The kitchen features, cellar and rear door are probably the oldest features in the house and might all predate the early C18. The low proportions and recessed and chamfered mullion windows at the rear suggest a date of c1730. The off-centre rear door suggests a house with a cross-passage, and the adjacent window is more likely to have lit a hall than stairs. In Lancashire C17 houses often had a hall with in-line ends rather than crosswings. The upper lights of the gable stair window appear to be an alteration; if the graffito is believed then this was prior to 1777, and it might be that the window belongs to the c1730 phase but perhaps reused earlier elements at the lower level. The extra external skin to the front half of this gable, presumably to address damp penetration by the prevailing weather, must surely have been added after such pains were taken to achieve symmetry to the front elevation, although perhaps after only a short time. An 1841 plan shows subdivision to a rear bedroom and the room below, and names the largest bedroom as the ‘best lodging room’, indicating declining social status. Engravings of 1841 and 1875 show the house as it is now, but with the cottage still detached and an earlier, smaller service wing. They also show on plan and partial elevation a lower two-storey building to the E, apparently solid-walled and with an attached dovecote, and with two rear outshuts. The OS six-inch map surveyed 1891-3 shows the house linked to this building by a small block, presumably concealed by the screen wall still present to the E of the house; the attached building, but not the linking block, was demolished before the survey for the 1909-10 edition. It is possible that this was an earlier house, and the source of features like the studded door, but it is more likely to have been a farm building, and the c1730 phase a remodelling or replacement of an earlier house.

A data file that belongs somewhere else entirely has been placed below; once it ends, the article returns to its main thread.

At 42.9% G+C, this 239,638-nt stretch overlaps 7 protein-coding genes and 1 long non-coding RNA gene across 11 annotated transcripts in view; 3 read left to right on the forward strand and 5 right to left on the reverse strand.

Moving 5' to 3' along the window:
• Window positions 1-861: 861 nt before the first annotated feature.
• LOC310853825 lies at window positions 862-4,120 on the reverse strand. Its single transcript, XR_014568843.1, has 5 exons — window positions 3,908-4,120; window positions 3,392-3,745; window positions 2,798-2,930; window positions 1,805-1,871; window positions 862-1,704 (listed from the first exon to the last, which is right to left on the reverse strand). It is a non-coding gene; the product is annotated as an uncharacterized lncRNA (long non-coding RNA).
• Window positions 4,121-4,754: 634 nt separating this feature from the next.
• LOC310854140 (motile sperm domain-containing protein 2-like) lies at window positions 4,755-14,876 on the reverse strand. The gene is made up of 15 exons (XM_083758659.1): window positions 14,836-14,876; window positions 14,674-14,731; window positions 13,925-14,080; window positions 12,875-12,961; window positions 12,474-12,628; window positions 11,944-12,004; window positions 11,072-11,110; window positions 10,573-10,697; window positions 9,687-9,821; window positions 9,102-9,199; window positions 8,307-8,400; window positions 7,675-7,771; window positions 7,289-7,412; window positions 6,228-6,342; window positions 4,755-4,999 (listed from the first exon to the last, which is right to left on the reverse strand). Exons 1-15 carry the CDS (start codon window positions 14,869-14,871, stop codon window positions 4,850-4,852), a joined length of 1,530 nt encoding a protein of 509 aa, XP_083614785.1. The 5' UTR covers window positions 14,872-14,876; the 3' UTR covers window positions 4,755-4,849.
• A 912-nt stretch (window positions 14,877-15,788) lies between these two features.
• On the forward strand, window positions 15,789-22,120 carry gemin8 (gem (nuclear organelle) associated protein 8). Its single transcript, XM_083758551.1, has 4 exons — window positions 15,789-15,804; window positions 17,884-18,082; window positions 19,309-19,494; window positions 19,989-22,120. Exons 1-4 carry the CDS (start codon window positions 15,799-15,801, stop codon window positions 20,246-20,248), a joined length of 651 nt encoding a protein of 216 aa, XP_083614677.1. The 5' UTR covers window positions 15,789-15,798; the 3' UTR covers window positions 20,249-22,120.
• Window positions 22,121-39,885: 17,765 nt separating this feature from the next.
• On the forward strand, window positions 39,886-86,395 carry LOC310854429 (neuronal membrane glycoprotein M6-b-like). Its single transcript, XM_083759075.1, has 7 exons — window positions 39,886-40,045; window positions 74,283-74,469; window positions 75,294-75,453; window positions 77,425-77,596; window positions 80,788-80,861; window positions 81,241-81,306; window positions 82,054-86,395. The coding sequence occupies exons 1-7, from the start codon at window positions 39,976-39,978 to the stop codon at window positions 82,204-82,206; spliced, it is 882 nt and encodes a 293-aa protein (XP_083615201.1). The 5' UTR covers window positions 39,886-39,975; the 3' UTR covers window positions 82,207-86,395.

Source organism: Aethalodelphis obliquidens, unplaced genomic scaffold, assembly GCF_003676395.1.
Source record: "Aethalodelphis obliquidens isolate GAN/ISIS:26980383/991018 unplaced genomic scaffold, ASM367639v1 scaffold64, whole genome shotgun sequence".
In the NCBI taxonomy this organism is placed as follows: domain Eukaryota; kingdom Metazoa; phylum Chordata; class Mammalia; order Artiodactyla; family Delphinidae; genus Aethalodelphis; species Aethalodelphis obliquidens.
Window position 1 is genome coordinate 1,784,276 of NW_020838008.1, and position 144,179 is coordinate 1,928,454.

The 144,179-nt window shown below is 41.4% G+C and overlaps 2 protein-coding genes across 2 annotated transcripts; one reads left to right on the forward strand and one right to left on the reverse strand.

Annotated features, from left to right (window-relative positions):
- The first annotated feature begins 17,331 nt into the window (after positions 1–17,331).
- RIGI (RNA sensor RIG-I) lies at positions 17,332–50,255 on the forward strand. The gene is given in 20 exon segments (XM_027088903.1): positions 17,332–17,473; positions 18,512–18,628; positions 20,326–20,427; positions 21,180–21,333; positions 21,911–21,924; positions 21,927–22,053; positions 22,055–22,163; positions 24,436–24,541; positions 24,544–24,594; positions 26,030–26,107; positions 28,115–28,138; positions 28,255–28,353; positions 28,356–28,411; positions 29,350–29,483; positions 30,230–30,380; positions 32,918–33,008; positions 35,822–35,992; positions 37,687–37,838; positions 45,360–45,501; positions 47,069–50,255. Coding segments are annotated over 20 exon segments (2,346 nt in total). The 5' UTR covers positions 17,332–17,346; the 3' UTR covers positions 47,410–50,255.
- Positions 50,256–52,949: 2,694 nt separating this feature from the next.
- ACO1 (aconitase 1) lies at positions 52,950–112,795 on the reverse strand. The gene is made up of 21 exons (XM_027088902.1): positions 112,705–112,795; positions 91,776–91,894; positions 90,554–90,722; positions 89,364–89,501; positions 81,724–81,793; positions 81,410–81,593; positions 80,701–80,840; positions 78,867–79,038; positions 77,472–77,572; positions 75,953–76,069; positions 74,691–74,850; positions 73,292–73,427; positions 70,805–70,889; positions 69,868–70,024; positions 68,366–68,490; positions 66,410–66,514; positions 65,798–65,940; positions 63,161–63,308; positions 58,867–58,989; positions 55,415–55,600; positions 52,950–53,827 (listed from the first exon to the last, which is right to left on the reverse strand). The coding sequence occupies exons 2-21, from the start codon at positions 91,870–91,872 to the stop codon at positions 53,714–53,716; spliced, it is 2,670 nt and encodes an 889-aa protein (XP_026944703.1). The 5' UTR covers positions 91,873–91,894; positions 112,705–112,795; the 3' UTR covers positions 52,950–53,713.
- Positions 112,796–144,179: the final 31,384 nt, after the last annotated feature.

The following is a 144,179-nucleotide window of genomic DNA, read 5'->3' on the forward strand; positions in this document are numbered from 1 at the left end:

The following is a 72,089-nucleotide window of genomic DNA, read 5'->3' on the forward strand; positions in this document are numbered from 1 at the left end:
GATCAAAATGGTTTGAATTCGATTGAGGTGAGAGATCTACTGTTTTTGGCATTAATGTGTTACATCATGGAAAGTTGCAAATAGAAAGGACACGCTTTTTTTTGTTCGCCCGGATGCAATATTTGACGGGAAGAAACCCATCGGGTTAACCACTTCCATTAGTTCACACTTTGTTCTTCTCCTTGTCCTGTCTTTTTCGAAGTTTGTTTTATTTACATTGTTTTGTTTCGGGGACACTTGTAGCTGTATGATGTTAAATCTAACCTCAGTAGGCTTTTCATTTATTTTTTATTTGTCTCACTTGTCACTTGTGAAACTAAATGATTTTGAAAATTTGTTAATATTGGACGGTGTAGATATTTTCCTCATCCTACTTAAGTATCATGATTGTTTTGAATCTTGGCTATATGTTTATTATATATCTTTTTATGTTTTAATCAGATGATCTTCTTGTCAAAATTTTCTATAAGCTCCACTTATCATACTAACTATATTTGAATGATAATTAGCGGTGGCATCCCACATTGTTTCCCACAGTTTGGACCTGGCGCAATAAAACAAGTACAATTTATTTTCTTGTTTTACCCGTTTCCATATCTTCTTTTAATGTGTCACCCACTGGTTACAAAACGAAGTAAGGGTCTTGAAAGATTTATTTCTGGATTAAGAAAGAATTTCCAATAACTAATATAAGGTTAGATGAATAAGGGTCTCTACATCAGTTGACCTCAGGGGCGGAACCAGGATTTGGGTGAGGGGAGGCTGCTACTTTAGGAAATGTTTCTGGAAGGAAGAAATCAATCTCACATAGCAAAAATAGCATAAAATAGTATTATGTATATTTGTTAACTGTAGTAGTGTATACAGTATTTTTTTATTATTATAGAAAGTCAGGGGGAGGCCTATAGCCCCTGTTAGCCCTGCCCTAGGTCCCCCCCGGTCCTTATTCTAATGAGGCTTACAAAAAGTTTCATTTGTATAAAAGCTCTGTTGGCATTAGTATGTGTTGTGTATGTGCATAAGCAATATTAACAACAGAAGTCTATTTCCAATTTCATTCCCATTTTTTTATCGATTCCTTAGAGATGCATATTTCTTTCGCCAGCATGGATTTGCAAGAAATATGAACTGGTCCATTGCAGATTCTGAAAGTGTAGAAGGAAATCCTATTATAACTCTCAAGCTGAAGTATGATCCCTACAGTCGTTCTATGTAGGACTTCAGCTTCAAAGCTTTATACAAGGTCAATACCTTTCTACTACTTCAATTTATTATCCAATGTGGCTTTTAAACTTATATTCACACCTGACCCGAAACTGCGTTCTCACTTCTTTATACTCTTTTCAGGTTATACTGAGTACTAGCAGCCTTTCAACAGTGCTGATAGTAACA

The cottage has been restored in the C21 and sympathetic repairs have also been carried out to the house.
Heyroyd, a house of c.1730 remodelled in 1777, and with possible C17 features and mid-and-late-C19 alterations, is listed in Grade II for the following principal reasons:
* Date and rarity: as a house dating from at least the early C18 and of substantially unaltered form since remodelling and refronting in 1777;
* Quality of design, materials and craftsmanship: readily apparent in the exterior elevations and a number of ancillary buildings and internal features, ranging in date from the 1680s to the late C19;
* Intactness: as a house whose good quality, but multi-period, interior and curtilage are appropriately recognised by inclusion in Grade II.